Most native-born Americans would fail a United States citizenship test if they had to take it. Yet people born in other countries must earn a test score of at least 60 percent to become U.S. citizens.
The finding comes from a recent study supported by the Woodrow Wilson National Fellowship Foundation. The non-profit is seeking to improve Americans’ historical knowledge. It says the results show teaching American students to memorize historical dates, names and events is not effective.
About 1,000 Americans across the U.S. took the test for the study. They were asked to choose the correct answer among several choices. But more than half of test-takers could not identify the 13 American colonies, the number of justices on the U.S. Supreme Court, or the countries the U.S. fought during World War II.
The group did even worse on other questions. Three out of four did not know why the colonists fought the British during the Revolutionary War, which led to the founding of the United States.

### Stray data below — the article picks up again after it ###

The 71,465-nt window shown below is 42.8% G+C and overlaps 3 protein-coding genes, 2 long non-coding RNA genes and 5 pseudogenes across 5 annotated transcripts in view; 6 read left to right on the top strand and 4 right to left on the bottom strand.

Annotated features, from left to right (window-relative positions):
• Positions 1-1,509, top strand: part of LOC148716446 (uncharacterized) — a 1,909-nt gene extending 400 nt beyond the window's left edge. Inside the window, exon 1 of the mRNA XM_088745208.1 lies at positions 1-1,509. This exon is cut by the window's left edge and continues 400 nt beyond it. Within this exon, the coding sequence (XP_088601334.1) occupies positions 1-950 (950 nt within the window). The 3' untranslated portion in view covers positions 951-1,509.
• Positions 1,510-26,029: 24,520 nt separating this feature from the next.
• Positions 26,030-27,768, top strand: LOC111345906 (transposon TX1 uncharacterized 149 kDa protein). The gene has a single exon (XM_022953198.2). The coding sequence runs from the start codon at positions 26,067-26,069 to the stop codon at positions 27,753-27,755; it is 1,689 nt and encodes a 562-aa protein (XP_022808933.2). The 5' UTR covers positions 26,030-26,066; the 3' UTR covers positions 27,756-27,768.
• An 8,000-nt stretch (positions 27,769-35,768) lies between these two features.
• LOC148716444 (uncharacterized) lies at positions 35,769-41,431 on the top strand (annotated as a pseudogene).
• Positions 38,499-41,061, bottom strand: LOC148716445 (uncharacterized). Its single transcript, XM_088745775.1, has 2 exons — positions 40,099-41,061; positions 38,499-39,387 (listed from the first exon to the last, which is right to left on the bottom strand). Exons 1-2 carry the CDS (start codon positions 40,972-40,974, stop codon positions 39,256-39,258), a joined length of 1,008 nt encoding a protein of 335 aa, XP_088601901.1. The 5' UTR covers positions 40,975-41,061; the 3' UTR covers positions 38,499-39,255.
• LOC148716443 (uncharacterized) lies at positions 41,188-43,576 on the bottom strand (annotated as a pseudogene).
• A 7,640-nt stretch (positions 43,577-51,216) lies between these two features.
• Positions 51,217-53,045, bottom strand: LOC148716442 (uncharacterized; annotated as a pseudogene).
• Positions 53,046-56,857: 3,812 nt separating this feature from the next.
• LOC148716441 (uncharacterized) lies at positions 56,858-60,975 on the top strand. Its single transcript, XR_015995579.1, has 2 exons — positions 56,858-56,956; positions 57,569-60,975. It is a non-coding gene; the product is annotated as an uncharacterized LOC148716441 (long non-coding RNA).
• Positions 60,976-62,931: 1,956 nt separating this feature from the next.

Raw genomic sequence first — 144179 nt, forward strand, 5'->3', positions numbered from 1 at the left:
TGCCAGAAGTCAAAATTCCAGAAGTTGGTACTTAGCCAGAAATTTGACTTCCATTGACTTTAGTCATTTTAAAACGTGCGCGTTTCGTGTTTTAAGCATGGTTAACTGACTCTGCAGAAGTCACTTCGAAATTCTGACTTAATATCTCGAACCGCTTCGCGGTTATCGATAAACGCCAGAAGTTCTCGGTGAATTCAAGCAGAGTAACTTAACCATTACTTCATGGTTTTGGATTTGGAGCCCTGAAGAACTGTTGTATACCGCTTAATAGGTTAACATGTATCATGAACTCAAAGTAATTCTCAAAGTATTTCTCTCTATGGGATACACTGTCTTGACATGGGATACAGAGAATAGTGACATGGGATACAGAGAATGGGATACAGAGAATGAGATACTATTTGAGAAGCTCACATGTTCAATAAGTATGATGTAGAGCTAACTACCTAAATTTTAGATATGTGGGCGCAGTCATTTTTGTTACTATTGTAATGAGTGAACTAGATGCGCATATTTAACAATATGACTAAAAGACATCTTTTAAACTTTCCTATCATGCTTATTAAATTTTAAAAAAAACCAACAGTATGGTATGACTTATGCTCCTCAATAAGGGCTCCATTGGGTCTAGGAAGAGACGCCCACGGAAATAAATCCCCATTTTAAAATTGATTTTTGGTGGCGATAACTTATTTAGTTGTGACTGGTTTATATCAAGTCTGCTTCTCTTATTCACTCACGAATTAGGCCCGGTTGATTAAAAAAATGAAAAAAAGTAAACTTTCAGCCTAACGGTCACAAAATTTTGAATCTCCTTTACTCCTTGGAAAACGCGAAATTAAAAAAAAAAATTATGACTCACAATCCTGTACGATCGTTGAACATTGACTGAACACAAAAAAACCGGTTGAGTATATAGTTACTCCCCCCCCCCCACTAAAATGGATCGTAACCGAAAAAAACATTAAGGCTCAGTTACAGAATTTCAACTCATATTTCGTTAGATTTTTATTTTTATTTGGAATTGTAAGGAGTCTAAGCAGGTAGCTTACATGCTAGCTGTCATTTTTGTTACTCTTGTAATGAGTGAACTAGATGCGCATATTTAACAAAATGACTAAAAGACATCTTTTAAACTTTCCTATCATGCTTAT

One in ten thought World War II General Dwight Eisenhower led troops in the U.S. Civil War.
While test-takers knew the cause of the Western countries’ Cold War with Soviet countries in the later 20th century, a few said the reason was climate change.
Older people over age 65 earned the highest scores on the test. But only one in five people under the age of 45 passed it.
Arthur Levine is the president of the Woodrow Wilson Foundation. He pointed out that Americans have a chance to vote in the midterm elections on November 6. In a democratic country especially, he said, “an informed and engaged citizenry is essential.”
Levine added that history can be an anchor at a time of change, as well as a way to study the changes that are happening. And, he said, history can connect Americans at a time when divisions are deep.
I’m Jonathan Evans.